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1 - 10 of 18 results for: ETHICSOC ; Currently searching winter courses. You can expand your search to include all quarters

ETHICSOC 22A: Searching Together after the Common Good: An Introduction to Ethics in the Western Tradition (SLE 22A)

Important works from the Western tradition will be used to construct and explore some basic frameworks for ethical thinking. Students will gain a familiarity with some canonical texts and develop skills of close-reading and group discussion when it comes to ethical inquiry. Course texts can vary by quarter and year but will include a mix of canonical philosophical, religious, and literary texts. NOTE: Former SLE students should sign up for the ETHICSOC 22A/ ETHICSOC 22B listings. SLE 22A/ SLE 22B are courses in ethics for high school students, taught primarily through an history based humanities curriculum. Stanford Student's participation in this course will include classroom experience with the high school students, as well as time with the course instructors to discuss, evaluate, and reflect on the course design.
Terms: Win | Units: 1-3 | Repeatable 2 times (up to 3 units total)
Instructors: Watkins, G. (PI)

ETHICSOC 24SI: Deliberative Discussions

Deliberative Discussions arose out of an initiative of the ASSU Undergraduate Senate and offers the opportunity for students with different political beliefs and backgrounds to share food with one another and discuss controversial issues that are important to them. After some initial framing and norm setting by the instructor, students select their own topics and identify readings for each other to discuss. Students will practice active listening and build trust through the process of civil dialogue and mutual exchange. Enrollment is by application only, which you can learn about here: https://docs.google.com/document/d/1LI19m7rg90Bdf81xIIMK1cdNsrCBnGjRIW2s7V15MLo/edit. Please contact Collin Anthony Chen (canthony@stanford.edu) with any questions.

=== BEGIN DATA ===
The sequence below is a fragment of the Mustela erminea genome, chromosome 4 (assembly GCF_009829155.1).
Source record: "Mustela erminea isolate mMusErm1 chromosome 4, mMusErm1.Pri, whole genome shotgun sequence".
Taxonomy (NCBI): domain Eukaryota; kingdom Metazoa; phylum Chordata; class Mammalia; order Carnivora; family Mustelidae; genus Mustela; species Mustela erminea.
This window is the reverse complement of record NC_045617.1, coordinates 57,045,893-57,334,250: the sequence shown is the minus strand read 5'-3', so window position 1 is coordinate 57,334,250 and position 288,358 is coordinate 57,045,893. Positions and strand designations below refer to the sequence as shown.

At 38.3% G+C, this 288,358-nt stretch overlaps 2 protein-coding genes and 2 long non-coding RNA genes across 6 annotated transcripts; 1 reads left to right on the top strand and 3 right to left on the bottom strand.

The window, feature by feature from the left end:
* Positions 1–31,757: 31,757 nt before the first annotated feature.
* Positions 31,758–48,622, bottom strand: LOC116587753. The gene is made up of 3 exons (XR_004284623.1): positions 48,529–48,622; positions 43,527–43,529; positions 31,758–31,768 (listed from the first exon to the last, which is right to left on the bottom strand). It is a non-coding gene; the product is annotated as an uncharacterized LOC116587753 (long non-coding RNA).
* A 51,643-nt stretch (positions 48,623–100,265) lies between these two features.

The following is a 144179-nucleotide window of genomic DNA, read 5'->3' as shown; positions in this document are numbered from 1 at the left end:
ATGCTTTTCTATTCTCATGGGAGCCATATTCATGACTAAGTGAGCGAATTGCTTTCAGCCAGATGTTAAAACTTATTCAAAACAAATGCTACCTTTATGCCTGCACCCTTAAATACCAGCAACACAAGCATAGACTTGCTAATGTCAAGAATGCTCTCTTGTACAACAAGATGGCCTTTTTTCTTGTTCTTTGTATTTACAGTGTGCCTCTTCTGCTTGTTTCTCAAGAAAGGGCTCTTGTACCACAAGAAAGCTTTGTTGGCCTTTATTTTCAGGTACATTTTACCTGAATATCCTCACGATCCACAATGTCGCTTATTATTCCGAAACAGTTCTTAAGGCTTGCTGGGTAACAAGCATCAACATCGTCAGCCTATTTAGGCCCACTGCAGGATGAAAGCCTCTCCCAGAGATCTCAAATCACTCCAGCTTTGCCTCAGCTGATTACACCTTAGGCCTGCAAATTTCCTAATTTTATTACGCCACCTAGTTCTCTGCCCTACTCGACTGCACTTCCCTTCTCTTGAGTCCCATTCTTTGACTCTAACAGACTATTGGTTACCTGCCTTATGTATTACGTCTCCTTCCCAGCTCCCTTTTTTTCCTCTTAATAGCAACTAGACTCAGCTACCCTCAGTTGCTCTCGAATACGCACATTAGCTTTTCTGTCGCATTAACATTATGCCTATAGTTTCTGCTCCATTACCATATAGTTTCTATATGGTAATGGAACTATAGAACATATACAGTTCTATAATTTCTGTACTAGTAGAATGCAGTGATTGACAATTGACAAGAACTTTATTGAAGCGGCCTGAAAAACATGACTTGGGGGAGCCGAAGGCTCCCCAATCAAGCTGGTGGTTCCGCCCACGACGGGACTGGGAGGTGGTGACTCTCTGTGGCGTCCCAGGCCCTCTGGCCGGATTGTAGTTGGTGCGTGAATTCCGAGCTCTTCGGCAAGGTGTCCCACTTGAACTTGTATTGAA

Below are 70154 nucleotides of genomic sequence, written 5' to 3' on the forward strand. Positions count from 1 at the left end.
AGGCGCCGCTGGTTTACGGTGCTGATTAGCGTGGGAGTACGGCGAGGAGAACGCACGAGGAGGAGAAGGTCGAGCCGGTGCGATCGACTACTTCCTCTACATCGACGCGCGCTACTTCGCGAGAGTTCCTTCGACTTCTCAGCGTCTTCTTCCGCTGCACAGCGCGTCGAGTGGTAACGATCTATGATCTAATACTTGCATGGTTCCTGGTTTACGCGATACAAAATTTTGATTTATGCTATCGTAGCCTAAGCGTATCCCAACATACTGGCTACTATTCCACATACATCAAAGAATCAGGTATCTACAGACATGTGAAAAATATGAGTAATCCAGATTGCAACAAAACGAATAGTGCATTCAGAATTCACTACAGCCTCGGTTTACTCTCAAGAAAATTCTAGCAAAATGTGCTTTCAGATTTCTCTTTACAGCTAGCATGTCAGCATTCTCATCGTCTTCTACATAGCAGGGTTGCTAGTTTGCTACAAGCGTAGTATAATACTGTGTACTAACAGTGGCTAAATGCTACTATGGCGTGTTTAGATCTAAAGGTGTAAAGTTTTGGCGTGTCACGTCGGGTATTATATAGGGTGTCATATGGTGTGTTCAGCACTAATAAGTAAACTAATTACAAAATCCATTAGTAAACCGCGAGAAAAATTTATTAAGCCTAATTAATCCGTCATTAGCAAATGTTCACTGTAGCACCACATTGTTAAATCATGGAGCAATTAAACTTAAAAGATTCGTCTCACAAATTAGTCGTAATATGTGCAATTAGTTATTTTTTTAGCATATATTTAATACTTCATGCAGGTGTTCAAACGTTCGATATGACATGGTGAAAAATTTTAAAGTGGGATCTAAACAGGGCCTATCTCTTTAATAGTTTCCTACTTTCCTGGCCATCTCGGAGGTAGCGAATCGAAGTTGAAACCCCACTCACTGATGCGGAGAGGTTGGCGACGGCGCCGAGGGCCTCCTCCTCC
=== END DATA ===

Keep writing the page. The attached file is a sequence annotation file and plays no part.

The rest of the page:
Terms: Win | Units: 1
Instructors: Chen, C. (PI)

ETHICSOC 106: Human Rights in Comparative and Historical Perspective (CLASSICS 116, CLASSICS 216, HUMRTS 106)

The course examines core human rights concepts and issues as they arise in a variety of contexts ranging from the ancient world to today. These issues include slavery, human trafficking, gender based violence, discrimination against marginalized groups, and how these and other issues are linked to war, internal conflict, and imperialism. We will consider the ways in which such issues emerge, are explicitly treated, or are ignored in a variety of historical and contemporary settings with a particular emphasis on the impact that war and conflict have on laws and norms that in principle aim to protect individuals from violence and exploitation. This inquiry also entails consideration of the modern notion of the universality of human rights based on a conception of a common humanity and how alien that concept is in states and communities that define or embody hierarchies that systematically exclude groups or populations from the protections and respect that other groups and individuals are more »
The course examines core human rights concepts and issues as they arise in a variety of contexts ranging from the ancient world to today. These issues include slavery, human trafficking, gender based violence, discrimination against marginalized groups, and how these and other issues are linked to war, internal conflict, and imperialism. We will consider the ways in which such issues emerge, are explicitly treated, or are ignored in a variety of historical and contemporary settings with a particular emphasis on the impact that war and conflict have on laws and norms that in principle aim to protect individuals from violence and exploitation. This inquiry also entails consideration of the modern notion of the universality of human rights based on a conception of a common humanity and how alien that concept is in states and communities that define or embody hierarchies that systematically exclude groups or populations from the protections and respect that other groups and individuals are afforded. Nowhere do the devastating consequences of such exclusions become clearer than in times of crisis and conflict. The course draws upon a variety of case studies from the Greco-Roman world and other temporal and geographical contexts to explore the political and social dynamics that shape and inform the violence inherent in such events.